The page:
While the COVID-19 pandemic has not been declared over, it may have permanently changed the way we do things as facility officers. Initially, we implemented sanitization procedures that were previously ignored or reduced due to budget cuts. APPA Level 2 cleaning of restrooms got bumped up a little, and in some cases, to Level 1. Cleaning of classrooms and corridors was bumped up as well, with many institutions implementing daily sanitization of light switches and door hardware. It’s not clear yet if these practices will remain after the pandemic is “over” or whether they will gradually disappear.
Other observations to consider could be the following:
Food Services: From what was the popular scatter-and-graze model (where students can self-serve at something akin to the dining facilities of the ’70s), now servers dish out portions onto single use “take-out” dining ware that is thrown away—a big hit to sustainability.
Ventilation: One would assume that increased ventilation in buildings would add fresh air and reduce recycled air, and that sometimes the addition of UVC sterilization in ductwork would increase utility costs due to increased runtime of ventilation equipment and other electric loads. However, a brief survey of facility officers suggested the costs were less or about the same. Maybe the reduced traffic through opened doors accounts for some of the offset; it will be hard to say until after these changes are dropped. Utility services affect a major portion of the campus carbon footprint.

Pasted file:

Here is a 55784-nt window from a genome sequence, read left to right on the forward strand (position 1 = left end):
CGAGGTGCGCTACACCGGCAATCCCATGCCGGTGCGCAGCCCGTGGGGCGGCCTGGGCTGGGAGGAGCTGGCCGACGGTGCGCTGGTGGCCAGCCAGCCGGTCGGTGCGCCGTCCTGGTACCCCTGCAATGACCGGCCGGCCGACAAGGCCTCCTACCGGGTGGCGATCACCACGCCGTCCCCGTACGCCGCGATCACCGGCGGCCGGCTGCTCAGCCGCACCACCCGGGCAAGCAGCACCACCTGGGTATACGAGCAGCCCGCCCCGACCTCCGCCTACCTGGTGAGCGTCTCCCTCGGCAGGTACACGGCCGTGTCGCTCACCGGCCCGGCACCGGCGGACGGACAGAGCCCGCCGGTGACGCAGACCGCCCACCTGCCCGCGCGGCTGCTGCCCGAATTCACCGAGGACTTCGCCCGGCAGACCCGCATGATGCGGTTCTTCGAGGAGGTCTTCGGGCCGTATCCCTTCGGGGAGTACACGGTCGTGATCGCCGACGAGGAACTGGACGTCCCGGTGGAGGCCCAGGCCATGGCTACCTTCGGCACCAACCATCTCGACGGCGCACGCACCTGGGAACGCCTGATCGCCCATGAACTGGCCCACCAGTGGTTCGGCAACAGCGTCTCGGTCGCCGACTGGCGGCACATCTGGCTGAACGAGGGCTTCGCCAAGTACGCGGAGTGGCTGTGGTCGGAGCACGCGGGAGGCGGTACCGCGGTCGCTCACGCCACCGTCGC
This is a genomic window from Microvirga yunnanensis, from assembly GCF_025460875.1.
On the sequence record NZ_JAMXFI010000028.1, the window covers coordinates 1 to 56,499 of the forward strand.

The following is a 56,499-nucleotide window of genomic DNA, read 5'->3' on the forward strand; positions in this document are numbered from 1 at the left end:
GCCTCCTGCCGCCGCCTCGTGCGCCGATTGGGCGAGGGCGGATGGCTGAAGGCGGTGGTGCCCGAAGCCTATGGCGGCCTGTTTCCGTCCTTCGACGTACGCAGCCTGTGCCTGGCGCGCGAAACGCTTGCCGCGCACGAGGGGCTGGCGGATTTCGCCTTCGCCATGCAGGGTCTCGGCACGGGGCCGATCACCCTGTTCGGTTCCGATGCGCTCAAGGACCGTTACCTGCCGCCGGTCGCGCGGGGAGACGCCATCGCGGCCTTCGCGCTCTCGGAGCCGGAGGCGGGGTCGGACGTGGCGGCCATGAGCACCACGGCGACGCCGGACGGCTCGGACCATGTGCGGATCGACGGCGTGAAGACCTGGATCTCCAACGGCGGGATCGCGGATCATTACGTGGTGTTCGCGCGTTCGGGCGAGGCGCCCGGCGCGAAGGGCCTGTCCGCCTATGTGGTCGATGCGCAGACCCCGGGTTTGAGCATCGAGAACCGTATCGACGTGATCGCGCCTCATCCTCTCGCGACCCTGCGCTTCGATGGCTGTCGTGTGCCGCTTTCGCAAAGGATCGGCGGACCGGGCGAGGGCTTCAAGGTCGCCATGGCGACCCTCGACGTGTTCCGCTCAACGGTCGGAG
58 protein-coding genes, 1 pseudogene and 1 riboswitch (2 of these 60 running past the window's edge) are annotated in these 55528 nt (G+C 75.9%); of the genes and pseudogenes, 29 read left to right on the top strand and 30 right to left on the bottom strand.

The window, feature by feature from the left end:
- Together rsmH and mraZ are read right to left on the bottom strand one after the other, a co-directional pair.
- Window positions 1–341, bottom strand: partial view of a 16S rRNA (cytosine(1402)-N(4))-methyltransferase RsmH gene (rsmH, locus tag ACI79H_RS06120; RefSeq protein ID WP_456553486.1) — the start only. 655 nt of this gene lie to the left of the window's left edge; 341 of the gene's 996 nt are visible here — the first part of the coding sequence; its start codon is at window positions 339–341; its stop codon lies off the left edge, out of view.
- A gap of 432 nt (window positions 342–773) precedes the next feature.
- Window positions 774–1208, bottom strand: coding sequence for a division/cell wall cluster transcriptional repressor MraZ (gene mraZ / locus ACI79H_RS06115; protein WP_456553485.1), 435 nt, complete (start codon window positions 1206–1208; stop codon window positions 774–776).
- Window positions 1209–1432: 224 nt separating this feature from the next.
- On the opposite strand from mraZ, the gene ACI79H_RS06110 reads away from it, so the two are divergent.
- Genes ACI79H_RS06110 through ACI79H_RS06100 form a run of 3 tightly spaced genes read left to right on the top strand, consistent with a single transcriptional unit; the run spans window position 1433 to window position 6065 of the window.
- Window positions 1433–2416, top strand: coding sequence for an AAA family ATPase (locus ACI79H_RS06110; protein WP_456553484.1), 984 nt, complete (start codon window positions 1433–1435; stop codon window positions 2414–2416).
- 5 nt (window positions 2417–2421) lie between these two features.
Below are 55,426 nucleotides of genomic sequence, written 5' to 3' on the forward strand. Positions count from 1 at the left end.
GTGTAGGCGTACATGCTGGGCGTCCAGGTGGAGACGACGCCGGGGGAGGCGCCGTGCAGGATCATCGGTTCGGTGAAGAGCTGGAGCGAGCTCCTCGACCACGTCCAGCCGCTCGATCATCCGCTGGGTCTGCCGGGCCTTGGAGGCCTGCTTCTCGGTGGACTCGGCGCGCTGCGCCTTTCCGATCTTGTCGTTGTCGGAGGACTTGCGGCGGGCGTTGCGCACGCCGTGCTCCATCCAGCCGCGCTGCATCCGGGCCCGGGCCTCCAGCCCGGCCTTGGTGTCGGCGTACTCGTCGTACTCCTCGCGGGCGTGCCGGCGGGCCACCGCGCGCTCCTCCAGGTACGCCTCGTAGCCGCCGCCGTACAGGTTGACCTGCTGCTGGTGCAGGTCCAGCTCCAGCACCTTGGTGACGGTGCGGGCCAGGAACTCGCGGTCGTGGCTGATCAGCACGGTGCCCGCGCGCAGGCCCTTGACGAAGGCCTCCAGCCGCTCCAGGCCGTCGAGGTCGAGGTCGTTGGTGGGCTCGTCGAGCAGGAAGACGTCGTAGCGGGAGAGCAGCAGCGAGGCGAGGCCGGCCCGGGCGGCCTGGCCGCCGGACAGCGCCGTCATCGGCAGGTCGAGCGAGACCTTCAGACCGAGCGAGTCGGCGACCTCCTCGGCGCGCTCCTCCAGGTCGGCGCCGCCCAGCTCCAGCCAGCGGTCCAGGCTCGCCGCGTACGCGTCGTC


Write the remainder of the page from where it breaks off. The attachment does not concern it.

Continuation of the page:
Space: One of the bigger impacts with a long-term outcome from pandemic changes may be the realization that many of the services delivered onsite and/or in person are not needed. Student-faculty contact hours have been greatly reduced using virtual or hybrid courses, which, in turn, results in reduced demand for instructional spaces (classrooms and instructional labs). While instructional space typically doesn’t comprise a major portion of college or university space, it is a change in the delivery method.
Staffing: More significant from a space (and campus-growth perspective) is the number of employees who must be on campus to provide meaningful service. This is particularly true among administrators and support personnel, but it also affects faculty. Campus office space may comprise 30% or more of the total assignable space. If 50% or more of this space is no longer needed for employees to do their job, there is a significant opportunity to avoid constructing new space as the student population grows. The most sustainable space is that which is repurposed or not built new.
What Will Become Normal Operations?
We have yet to see what will really happen to our campuses after the pandemic. It may not be over in the upcoming academic year, although some universities are planning “normal” operations. Measuring campus sustainability after the pandemic will be better understood in a few years via the APPA Facilities Performance Indicators (FPI) report or the APPA Key Facilities Metrics (KFM) survey. Be sure to participate. Also, look at APPA’s COVID Town Hall Archives for more.
Ted Weidner is an associate professor at Purdue University, West Lafayette, IN, and consults on facilities management issues primarily for educational organizations. He is also a member of the APPA Standards and Code Council (ASCC). He can be reached at firstname.lastname@example.org.